“Hey guys, as you know, we have been looking for a new office for quite some time now and it has been very frustrating. Rent rates keep soaring! I thought about it and why don’t we move out of Silicon Valley?”. “Hell yeah. Let’s move out!”. This was more or less the conversation between myself (Riccardo) and comma employees at the beginning of January when we started to consider moving the company outside of Silicon Valley.
I didn’t need to explain my rationales for wanting to move. Most of us had been thinking about it for quite awhile. Paradoxes and contradictions of trying to establish a company in Silicon Valley were often discussed during company lunches, but we never actually realized relocating the company was a feasible option.
Before getting serious about it, I individually talked with each of the 12 comma employees and, not too unsurprisingly, nobody was opposed to the move. Actually, almost everyone was very excited to leave the Valley. Being an employee in a startup in Silicon Valley is tough: you work hard and, unless the startup is backed by enormous capitals (and often unsustainable growth), your salary is significantly lower than what you could earn at either Google, Facebook or some other tech giant. In San Francisco, unless you make considerably more than $100k a year, you can barely sustain yourself. I don’t mean to sound spoiled, $100k is a lot of money, but take a look at the living expenses: remove taxes, $3700 a month for a 1 bedroom rent, bills, some extra living costs and at the end of the year your bank account balance will likely be pretty close to what it was the year before.
After making sure the whole company was on the same page about moving, we considered options across the whole US. We quickly agreed to remain in California, which I rank as one of the best places on earth to live: weather, ocean, mountains, multiculturalism, vibe etc…
Santa Barbara was dismissed due to the lack of an international airport and for being “too small”. Los Angeles and San Diego were the finalists. In the end, both employee popularity and executive decision put San Diego largely ahead.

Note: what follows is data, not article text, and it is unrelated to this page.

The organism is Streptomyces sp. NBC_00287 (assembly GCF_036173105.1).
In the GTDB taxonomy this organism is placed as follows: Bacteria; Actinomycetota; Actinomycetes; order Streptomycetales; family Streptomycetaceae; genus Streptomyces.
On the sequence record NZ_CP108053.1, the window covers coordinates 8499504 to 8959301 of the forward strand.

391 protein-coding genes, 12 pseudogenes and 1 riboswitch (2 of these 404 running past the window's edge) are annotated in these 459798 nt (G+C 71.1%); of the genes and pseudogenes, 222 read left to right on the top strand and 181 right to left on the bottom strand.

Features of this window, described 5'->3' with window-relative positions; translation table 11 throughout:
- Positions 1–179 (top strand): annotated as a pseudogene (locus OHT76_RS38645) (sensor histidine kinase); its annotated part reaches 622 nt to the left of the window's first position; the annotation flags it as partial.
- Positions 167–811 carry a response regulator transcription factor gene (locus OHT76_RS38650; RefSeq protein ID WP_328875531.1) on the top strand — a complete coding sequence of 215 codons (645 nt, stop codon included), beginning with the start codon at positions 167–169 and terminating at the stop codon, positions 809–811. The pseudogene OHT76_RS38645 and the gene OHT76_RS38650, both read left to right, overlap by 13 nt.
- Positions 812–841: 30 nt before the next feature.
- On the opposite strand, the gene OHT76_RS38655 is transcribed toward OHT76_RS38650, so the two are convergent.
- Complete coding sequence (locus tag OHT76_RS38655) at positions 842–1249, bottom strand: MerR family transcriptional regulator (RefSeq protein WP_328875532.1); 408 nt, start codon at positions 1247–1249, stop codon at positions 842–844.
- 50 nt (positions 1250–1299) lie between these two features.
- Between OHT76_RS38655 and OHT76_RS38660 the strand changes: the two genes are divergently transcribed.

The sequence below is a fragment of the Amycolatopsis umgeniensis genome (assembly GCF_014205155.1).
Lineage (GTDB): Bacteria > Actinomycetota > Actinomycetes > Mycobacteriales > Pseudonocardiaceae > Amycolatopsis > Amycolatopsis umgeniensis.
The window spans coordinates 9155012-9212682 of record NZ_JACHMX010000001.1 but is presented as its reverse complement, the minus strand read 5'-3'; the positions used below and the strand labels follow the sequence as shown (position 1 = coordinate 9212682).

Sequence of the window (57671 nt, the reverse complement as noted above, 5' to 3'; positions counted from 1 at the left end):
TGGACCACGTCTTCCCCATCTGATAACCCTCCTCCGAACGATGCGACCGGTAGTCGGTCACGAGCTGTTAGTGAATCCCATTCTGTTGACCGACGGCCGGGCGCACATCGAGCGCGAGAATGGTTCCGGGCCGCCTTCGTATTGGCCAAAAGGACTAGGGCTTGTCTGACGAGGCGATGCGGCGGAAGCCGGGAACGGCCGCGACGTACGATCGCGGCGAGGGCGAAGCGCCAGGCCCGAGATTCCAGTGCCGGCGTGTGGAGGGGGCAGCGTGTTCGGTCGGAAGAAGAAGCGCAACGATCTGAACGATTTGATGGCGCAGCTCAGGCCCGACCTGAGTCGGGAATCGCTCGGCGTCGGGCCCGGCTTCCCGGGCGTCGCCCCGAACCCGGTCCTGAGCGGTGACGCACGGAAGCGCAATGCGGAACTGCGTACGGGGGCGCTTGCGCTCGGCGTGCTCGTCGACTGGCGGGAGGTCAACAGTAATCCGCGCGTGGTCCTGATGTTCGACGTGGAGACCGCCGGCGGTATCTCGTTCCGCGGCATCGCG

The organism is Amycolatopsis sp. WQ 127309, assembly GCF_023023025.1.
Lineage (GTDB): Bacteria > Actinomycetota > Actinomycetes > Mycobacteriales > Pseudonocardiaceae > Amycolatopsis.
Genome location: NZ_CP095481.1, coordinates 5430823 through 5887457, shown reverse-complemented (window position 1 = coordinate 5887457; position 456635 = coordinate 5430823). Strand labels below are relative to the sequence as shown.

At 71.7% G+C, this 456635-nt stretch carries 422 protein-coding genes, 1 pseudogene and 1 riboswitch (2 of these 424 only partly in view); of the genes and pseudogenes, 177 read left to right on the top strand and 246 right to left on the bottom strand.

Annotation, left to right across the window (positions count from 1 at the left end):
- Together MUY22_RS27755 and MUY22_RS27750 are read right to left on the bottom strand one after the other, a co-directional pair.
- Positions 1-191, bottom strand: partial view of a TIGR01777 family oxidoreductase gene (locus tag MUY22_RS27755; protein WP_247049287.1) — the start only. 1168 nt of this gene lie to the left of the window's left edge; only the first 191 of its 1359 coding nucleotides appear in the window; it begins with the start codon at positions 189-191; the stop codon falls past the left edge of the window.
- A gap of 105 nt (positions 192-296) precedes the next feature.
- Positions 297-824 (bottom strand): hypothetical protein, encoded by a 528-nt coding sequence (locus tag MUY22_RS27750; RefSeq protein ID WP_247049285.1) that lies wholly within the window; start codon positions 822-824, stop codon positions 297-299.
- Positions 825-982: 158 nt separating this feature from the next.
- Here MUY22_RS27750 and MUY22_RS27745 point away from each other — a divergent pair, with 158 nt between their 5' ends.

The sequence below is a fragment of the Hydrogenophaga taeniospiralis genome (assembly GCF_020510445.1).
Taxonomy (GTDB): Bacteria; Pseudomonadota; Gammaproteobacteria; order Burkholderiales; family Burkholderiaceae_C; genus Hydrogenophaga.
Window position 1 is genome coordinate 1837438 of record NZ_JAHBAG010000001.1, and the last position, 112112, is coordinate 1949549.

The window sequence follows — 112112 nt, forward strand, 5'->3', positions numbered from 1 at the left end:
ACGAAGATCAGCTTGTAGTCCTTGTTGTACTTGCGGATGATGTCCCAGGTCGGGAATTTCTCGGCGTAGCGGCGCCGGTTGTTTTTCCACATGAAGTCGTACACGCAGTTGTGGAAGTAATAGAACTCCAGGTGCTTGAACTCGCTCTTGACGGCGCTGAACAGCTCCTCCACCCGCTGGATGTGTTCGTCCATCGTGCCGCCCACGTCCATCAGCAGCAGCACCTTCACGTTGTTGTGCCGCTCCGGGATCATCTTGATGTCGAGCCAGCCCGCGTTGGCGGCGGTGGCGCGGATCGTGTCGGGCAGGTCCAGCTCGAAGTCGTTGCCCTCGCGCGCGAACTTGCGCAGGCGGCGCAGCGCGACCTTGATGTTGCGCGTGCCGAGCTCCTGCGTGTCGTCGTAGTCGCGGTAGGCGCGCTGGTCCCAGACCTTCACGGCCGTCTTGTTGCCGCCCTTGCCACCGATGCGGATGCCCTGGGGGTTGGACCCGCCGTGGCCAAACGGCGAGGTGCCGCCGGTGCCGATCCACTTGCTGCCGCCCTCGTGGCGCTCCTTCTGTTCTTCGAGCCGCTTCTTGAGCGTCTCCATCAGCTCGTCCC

Why San Diego? Downtown, parks, beaches and an international airport are all within a 15 minutes drive. SDSU is also close and many more universities south of Santa Barbara are within a few hours drive. Cost of living in San Diego is estimated to be 42% lower than in San Francisco. In other words, a $100k salary in San Diego should feel like a $171k salary in San Francisco. There is a rising tech scene and Qualcomm is close by (and we love Qualcomm’s chips!).
It took a couple of trips to San Diego to secure our office. Within our budget, we were able to find a place in downtown’s best neighborhood with garages and enough space to contain the company’s growth for the next 2 years.
A few more considerations
When I tell people we are moving comma to San Diego, the most common reaction is approval. An approval, though, is a lot easier to give than a critique, so it’s not statistically interesting. Among the critiques I get (which are by far more relevant), the two most common are “in San Diego it will be harder to hire” and “in San Diego it will be more difficult to raise money”. Let’s talk about them.
Hiring: since comma was founded, we purposefully grew by no more than a handful of people each year. For the large majority, the employees we hired came from outside Silicon Valley. Indubitably, there are a lot of good SW engineers in Silicon Valley, but it’s a tiny portion in comparison to the whole world. We have tried to hire engineers from Silicon Valley, but only a few of them have made it through the hiring process.
Raising money: at comma, we proudly consider ourselves different from the stereotypical Silicon Valley startup. Our first and second goals aren’t growth and raising more money (or being acquired). Rather, we want to achieve a sustainable business with the least amount of capital possible. If we succeed according to our plan, we might not need to raise money from VCs again. And if we need to, Silicon Valley is only a one hour flight away. The Bay Area remains the place where VCs are and I won’t argue that raising money in Silicon Valley isn’t easier than anywhere else. However, while VCs seem to be remaining in Silicon Valley, the same can’t be said about where the money is going (see below).
Did we make the right choice by moving to San Diego? Time will tell, but for now we are all very excited and we can’t wait to start working at our new home.